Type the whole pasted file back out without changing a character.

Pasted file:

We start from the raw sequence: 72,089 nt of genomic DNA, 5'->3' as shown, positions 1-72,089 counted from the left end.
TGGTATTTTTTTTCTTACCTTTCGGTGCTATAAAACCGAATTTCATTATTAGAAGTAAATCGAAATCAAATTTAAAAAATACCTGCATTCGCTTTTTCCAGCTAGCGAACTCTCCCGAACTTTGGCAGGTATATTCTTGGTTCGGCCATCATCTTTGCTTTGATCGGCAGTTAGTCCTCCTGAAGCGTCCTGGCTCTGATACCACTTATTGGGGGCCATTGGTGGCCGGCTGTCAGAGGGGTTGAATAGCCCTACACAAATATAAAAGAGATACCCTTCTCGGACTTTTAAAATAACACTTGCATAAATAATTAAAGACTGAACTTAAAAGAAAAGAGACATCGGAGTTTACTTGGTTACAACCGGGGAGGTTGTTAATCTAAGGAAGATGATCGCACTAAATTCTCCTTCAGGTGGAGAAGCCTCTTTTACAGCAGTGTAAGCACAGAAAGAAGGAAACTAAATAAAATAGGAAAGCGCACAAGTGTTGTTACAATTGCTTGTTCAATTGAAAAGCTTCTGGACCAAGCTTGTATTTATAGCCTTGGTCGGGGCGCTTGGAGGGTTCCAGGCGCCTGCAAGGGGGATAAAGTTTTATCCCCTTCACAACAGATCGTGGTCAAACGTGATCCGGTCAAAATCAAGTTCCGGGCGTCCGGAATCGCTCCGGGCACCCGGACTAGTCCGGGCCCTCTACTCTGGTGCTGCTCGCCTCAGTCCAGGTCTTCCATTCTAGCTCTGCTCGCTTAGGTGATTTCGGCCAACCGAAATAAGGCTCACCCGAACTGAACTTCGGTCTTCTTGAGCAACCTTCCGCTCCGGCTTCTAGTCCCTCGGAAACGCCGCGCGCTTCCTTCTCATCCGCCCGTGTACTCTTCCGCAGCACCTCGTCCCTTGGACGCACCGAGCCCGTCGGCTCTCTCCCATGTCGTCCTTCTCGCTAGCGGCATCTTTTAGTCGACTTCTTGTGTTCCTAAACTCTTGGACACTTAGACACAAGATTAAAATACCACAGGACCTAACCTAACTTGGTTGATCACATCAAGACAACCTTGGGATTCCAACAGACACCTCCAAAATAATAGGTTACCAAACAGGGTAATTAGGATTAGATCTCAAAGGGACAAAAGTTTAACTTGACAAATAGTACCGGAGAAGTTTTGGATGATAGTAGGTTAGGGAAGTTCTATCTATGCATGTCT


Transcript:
We start from the raw sequence: 72,089 nt of genomic DNA, 5'->3' as shown, positions 1-72,089 counted from the left end.
TGGTATTTTTTTTCTTACCTTTCGGTGCTATAAAACCGAATTTCATTATTAGAAGTAAATCGAAATCAAATTTAAAAAATACCTGCATTCGCTTTTTCCAGCTAGCGAACTCTCCCGAACTTTGGCAGGTATATTCTTGGTTCGGCCATCATCTTTGCTTTGATCGGCAGTTAGTCCTCCTGAAGCGTCCTGGCTCTGATACCACTTATTGGGGGCCATTGGTGGCCGGCTGTCAGAGGGGTTGAATAGCCCTACACAAATATAAAAGAGATACCCTTCTCGGACTTTTAAAATAACACTTGCATAAATAATTAAAGACTGAACTTAAAAGAAAAGAGACATCGGAGTTTACTTGGTTACAACCGGGGAGGTTGTTAATCTAAGGAAGATGATCGCACTAAATTCTCCTTCAGGTGGAGAAGCCTCTTTTACAGCAGTGTAAGCACAGAAAGAAGGAAACTAAATAAAATAGGAAAGCGCACAAGTGTTGTTACAATTGCTTGTTCAATTGAAAAGCTTCTGGACCAAGCTTGTATTTATAGCCTTGGTCGGGGCGCTTGGAGGGTTCCAGGCGCCTGCAAGGGGGATAAAGTTTTATCCCCTTCACAACAGATCGTGGTCAAACGTGATCCGGTCAAAATCAAGTTCCGGGCGTCCGGAATCGCTCCGGGCACCCGGACTAGTCCGGGCCCTCTACTCTGGTGCTGCTCGCCTCAGTCCAGGTCTTCCATTCTAGCTCTGCTCGCTTAGGTGATTTCGGCCAACCGAAATAAGGCTCACCCGAACTGAACTTCGGTCTTCTTGAGCAACCTTCCGCTCCGGCTTCTAGTCCCTCGGAAACGCCGCGCGCTTCCTTCTCATCCGCCCGTGTACTCTTCCGCAGCACCTCGTCCCTTGGACGCACCGAGCCCGTCGGCTCTCTCCCATGTCGTCCTTCTCGCTAGCGGCATCTTTTAGTCGACTTCTTGTGTTCCTAAACTCTTGGACACTTAGACACAAGATTAAAATACCACAGGACCTAACCTAACTTGGTTGATCACATCAAGACAACCTTGGGATTCCAACAGACACCTCCAAAATAATAGGTTACCAAACAGGGTAATTAGGATTAGATCTCAAAGGGACAAAAGTTTAACTTGACAAATAGTACCGGAGAAGTTTTGGATGATAGTAGGTTAGGGAAGTTCTATCTATGCATGTCT